Group-Based Trajectory Analysis of Emotional Symptoms Among Survivors After Severe Traumatic Brain Injury

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Abstract

Objectives:

Depressive symptoms and anxiety are fairly common emotional outcomes after severe traumatic brain injury (TBI). Life satisfaction is a main factor in the general construct of subjective well-being. However, there is limited literature available on the interrelationship between emotional outcomes and life satisfaction post–severe TBI over time. The purpose of this study was to characterize distinct patterns of change in depressive symptoms, anxiety, and life satisfaction over 24 months after severe TBI and evaluate the interrelationship of different trajectory groups among them as well as associated subject characteristics.

Methods:

This prospective study used longitudinal data collected from the University of Pittsburgh Brain Trauma Research Center from survivors of severe TBI (N = 129). In addition to demographic and injury-related data, depressive symptoms, anxiety, and life satisfaction were collected at 3, 6, 12, and 24 months postinjury. A group-based trajectory model was performed to identify distinct longitudinal patterns of depressive symptoms, anxiety, and life satisfaction. The interrelationships of distinct trajectory groups were examined using χ2 tests. A multivariate logistic regression model was used to examine the predictors of different emotional symptom trajectories.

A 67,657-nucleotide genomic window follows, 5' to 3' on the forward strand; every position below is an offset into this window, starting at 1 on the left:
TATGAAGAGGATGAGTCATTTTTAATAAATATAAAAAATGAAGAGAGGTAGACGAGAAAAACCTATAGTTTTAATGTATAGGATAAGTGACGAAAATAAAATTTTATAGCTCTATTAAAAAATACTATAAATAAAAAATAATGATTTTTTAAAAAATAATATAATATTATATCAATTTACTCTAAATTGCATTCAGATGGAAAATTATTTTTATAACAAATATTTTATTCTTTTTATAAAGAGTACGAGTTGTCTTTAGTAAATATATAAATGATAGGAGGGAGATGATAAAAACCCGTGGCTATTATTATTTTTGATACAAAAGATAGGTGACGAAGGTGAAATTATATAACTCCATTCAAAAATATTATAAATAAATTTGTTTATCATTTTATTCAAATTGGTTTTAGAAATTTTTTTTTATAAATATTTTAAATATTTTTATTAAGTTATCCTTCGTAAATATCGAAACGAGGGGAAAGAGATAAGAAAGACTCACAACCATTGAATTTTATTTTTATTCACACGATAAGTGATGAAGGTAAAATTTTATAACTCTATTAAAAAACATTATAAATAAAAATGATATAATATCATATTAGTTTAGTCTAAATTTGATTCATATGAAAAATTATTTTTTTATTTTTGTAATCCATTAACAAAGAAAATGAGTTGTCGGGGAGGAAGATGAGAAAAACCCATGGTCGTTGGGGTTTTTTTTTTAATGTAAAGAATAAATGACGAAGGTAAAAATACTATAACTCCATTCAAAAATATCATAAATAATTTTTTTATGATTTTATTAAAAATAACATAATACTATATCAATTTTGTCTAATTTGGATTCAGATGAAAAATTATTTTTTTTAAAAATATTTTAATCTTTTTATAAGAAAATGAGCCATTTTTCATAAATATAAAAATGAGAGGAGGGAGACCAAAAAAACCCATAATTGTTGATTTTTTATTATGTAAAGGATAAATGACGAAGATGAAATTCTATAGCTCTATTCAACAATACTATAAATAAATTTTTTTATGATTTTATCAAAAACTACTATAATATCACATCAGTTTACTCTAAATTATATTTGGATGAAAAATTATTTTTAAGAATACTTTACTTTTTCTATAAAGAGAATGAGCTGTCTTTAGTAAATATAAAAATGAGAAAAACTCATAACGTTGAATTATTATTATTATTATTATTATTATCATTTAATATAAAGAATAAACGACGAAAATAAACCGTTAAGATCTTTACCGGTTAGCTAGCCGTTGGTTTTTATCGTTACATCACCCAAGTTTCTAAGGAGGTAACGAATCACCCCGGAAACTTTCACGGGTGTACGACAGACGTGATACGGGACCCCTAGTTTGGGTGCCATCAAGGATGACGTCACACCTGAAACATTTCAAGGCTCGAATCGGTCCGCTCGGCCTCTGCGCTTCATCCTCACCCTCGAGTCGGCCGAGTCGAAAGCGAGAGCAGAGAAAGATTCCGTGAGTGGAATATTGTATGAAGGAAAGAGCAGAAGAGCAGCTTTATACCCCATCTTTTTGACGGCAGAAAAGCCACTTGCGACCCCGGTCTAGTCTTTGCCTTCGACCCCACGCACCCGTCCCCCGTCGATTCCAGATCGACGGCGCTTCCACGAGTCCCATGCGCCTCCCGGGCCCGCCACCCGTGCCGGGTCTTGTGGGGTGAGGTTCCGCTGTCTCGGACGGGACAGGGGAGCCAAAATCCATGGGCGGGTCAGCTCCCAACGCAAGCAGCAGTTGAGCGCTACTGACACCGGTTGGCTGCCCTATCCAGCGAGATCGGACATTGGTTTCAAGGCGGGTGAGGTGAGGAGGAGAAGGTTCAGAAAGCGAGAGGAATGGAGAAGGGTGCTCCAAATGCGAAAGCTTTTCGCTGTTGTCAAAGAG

Results:

The group-based trajectory model identified 2 distinct patterns of each of 3 outcomes: constantly low and constantly high depressive symptoms group (70.4% vs 29.6%), constantly low and constantly high anxiety group (69.1% vs 30.9%), and low-decreasing and high-stable life satisfaction groups (56.3% vs 43.7%). A strong pairwise association was observed between trajectory group membership for depressive symptoms and anxiety (P < .0001), depressive symptoms and life satisfaction (P < .0001), and anxiety and life satisfaction (P < .001). Subjects with increased severe injury were more likely to belong to the high-stable depressive symptoms group, while there were no significant associations between age, gender, race, education, marriage status and distinct depressive symptoms, anxiety, and life satisfaction trajectory groups.

Conclusions:

A group-based trajectory model revealed patterns of emotional symptoms that have not been fully explored among survivors of severe TBI. There appear to be distinct trajectory patterns for depressive symptoms, anxiety, and life satisfaction, respectively. There was strong interrelationship among emotional symptoms. The findings add to our understanding of psychosocial outcomes experienced over time after severe TBI.

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